Michel added that the range of works collection presented a “good balance of traditional and contemporary designs.”
“We always try to be contemporary but we don’t forget that there are still people who like traditional porcelain, so we keep the balance,” Michel added.
This special edition 150th collection, along with other Bernardaud products is exclusively available at Rustan’s Makati and Shangri-la.
Beyond the dining room
Besides tableware, the Bernardaud product line includes interior design (decorative objects, furniture, and light fixtures) and personal adornment (jewelry).
“Now our aim is not just to supply the dining room, but every part of the home, we also try to cover. You can also wear porcelain as we have jewelry for women and cufflinks for men,” enthused Michel.
Indeed, the brand has gone beyond homes. Michel proudly said, “I am now the fifth generation owner and I am proud to say that Bernardaud is being distributed to the world.”
Thibault Pointe, vice president of sales and marketing for Asia Pacific and India, affirmed this and said, “Everywhere there is Bernardaud. I do travel a lot in Asia so I know.”
Asked to assess the significance of the Philippine market, Pointe replied, “It has a fast growing market, as a lot of other countries in Asia.”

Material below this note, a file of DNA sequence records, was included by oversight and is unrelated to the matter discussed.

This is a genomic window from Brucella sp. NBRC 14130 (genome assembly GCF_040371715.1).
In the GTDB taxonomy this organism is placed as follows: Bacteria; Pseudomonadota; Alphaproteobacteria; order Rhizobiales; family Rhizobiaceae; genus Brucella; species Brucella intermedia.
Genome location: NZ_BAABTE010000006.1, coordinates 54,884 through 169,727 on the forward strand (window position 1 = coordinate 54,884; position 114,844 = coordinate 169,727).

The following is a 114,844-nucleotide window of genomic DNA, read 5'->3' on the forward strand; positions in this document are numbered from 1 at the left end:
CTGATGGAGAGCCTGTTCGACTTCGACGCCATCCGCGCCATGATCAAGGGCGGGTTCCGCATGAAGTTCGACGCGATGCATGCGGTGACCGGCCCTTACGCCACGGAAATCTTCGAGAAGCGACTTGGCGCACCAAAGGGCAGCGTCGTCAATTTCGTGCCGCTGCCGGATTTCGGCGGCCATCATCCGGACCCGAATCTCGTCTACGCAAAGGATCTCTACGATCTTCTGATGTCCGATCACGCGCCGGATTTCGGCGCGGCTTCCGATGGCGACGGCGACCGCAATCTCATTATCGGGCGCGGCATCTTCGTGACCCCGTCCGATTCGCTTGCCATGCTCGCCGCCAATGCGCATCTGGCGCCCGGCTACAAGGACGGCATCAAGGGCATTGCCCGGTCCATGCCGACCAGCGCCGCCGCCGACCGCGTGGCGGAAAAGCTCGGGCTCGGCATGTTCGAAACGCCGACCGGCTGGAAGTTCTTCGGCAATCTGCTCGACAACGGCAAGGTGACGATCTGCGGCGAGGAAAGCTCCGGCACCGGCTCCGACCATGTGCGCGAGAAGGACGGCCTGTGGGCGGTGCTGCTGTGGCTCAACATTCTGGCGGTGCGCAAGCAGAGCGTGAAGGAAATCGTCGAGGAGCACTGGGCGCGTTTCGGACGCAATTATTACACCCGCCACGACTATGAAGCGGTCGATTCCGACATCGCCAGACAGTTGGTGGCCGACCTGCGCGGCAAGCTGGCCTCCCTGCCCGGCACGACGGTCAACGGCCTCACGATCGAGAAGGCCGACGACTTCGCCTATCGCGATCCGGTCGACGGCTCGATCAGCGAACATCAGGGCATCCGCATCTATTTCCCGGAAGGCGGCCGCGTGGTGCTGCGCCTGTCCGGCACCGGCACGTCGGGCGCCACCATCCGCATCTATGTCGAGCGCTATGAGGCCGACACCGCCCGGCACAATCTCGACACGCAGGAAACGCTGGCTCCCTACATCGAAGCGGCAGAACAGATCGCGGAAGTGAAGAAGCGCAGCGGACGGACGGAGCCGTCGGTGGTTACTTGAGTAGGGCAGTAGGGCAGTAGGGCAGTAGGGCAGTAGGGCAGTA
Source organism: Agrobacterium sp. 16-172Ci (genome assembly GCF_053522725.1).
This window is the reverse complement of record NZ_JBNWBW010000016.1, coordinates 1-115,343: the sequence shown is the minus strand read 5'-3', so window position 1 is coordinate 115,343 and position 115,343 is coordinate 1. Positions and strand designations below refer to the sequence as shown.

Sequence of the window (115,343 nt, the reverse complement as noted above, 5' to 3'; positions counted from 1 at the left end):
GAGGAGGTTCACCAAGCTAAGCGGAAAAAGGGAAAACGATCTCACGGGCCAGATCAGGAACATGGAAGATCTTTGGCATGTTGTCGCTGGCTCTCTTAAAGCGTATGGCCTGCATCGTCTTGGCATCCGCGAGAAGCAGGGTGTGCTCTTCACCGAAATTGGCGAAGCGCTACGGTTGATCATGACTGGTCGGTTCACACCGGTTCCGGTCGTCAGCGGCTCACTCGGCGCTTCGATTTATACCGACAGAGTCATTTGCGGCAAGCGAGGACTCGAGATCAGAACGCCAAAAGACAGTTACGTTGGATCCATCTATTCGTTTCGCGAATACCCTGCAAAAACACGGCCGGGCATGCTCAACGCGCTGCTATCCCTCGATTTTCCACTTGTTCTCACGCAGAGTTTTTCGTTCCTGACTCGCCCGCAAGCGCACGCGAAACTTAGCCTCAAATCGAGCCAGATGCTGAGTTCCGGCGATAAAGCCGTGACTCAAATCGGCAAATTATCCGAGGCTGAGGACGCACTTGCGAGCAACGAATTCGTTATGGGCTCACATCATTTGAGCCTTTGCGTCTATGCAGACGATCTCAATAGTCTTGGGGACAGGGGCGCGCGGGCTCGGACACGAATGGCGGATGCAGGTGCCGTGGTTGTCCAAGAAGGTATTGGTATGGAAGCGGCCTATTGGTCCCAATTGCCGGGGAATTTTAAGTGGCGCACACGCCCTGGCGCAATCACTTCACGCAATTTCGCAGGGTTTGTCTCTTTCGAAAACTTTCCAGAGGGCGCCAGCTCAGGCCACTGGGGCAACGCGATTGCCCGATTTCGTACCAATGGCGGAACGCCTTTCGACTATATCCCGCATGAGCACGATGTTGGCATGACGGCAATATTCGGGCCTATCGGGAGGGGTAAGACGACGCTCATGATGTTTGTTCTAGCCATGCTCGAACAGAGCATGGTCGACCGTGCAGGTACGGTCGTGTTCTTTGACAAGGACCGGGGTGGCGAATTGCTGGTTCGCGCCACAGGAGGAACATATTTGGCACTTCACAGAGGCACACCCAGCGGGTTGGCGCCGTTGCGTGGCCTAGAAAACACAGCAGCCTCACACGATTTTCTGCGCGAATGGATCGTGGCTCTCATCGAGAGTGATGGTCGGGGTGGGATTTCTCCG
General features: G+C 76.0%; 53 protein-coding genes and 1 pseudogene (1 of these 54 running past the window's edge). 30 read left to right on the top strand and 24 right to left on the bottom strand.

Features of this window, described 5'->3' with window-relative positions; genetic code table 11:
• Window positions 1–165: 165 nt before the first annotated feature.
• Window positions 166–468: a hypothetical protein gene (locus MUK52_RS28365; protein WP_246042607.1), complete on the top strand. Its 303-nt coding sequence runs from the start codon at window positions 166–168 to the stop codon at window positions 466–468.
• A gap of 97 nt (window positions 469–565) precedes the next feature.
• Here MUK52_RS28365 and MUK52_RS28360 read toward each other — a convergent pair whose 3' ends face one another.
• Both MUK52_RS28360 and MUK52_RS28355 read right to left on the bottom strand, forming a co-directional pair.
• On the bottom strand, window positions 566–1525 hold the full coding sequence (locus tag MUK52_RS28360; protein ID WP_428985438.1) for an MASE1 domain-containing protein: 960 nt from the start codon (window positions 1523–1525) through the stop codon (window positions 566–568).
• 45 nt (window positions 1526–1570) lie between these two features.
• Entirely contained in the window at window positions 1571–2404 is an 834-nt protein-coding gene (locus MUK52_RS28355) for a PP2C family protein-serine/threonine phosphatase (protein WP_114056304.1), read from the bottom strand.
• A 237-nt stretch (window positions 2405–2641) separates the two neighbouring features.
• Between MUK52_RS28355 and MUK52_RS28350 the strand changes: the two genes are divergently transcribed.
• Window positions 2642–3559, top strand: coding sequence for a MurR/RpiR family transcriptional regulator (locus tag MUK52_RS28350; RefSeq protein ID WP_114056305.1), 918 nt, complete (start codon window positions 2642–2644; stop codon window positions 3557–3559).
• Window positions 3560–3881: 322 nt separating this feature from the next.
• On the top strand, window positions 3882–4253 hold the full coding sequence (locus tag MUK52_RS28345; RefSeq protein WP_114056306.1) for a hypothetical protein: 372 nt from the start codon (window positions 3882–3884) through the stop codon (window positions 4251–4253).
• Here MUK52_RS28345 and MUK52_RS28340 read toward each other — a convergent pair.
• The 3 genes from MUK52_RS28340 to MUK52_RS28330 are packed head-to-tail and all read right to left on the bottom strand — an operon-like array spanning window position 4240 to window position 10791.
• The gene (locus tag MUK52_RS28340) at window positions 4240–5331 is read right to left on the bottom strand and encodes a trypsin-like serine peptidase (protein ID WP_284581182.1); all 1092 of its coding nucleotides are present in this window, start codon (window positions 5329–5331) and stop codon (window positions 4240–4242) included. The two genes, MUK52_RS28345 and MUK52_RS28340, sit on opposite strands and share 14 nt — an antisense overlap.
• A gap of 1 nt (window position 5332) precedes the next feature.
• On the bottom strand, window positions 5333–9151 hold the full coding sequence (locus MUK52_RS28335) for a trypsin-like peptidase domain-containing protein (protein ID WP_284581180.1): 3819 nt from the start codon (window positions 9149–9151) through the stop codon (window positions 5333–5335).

But for Michel, it’s a similarity in culture that makes the Philippines a good place for business more than economic statistics.
“Yes, the Philippine market will be important for our family because your cultural approach in tables and attitude towards entertaining is very similar to that of Europe’s,” he concluded.
SANTONI: The craft of shoemaking
Italy is the land of the Renaissance, a cultural movement that produced priceless artworks, music, philosophies, scientific discoveries, literature and more. Through history, this passion has shaped the way Italians think, especially in creating some of the world’s finest things.
One particular shoe company called Santoni showcases this Italian tradition despite being a relatively young player in the market. Moreover, it is already considered one of the best “Made in Italy” footwear labels worldwide.
Santoni is founded by Andrea Santoni, who has been a shoemaker for most of his life. In 1975, this master artisan decided to finally open his own “haut de gamme” laboratory that tailored shoes for discerning clients.
In the beginning, Andrea had only five men working with him. Today, his eponymous shoe company has grown to employ almost 500 personnel and artisans.
Having passed on the brand’s legacy to his son, Guiseppe, the label has continued to expand and is now recognized overseas. It currently boasts of a turnover of 55 million Euros.